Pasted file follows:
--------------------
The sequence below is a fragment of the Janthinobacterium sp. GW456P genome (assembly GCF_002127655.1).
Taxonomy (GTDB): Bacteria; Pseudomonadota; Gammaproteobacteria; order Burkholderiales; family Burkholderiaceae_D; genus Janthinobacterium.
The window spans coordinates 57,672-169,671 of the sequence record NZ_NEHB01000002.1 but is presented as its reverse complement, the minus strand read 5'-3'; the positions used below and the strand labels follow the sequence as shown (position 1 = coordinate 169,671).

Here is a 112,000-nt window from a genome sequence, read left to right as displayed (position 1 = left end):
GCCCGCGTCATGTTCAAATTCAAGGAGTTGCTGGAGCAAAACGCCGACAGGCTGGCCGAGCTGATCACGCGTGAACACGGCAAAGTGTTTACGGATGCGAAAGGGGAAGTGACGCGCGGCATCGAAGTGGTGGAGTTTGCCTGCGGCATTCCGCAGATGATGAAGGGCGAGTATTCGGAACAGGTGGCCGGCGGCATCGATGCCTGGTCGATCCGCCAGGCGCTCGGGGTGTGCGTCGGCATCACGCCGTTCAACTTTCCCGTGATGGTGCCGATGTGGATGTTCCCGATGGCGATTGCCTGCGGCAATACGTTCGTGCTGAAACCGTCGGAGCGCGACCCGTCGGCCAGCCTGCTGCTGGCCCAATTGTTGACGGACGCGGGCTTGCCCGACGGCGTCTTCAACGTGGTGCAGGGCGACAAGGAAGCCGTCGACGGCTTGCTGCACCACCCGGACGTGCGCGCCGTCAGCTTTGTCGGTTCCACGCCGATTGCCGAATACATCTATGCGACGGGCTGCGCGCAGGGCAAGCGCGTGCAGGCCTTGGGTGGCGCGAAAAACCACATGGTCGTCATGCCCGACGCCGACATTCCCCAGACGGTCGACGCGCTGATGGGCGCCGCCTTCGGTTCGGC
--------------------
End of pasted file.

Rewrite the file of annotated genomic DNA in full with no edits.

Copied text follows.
The sequence below is a fragment of the Janthinobacterium sp. GW456P genome (assembly GCF_002127655.1).
Taxonomy (GTDB): Bacteria; Pseudomonadota; Gammaproteobacteria; order Burkholderiales; family Burkholderiaceae_D; genus Janthinobacterium.
The window spans coordinates 57,672-169,671 of the sequence record NZ_NEHB01000002.1 but is presented as its reverse complement, the minus strand read 5'-3'; the positions used below and the strand labels follow the sequence as shown (position 1 = coordinate 169,671).

Here is a 112,000-nt window from a genome sequence, read left to right as displayed (position 1 = left end):
GCCCGCGTCATGTTCAAATTCAAGGAGTTGCTGGAGCAAAACGCCGACAGGCTGGCCGAGCTGATCACGCGTGAACACGGCAAAGTGTTTACGGATGCGAAAGGGGAAGTGACGCGCGGCATCGAAGTGGTGGAGTTTGCCTGCGGCATTCCGCAGATGATGAAGGGCGAGTATTCGGAACAGGTGGCCGGCGGCATCGATGCCTGGTCGATCCGCCAGGCGCTCGGGGTGTGCGTCGGCATCACGCCGTTCAACTTTCCCGTGATGGTGCCGATGTGGATGTTCCCGATGGCGATTGCCTGCGGCAATACGTTCGTGCTGAAACCGTCGGAGCGCGACCCGTCGGCCAGCCTGCTGCTGGCCCAATTGTTGACGGACGCGGGCTTGCCCGACGGCGTCTTCAACGTGGTGCAGGGCGACAAGGAAGCCGTCGACGGCTTGCTGCACCACCCGGACGTGCGCGCCGTCAGCTTTGTCGGTTCCACGCCGATTGCCGAATACATCTATGCGACGGGCTGCGCGCAGGGCAAGCGCGTGCAGGCCTTGGGTGGCGCGAAAAACCACATGGTCGTCATGCCCGACGCCGACATTCCCCAGACGGTCGACGCGCTGATGGGCGCCGCCTTCGGTTCGGC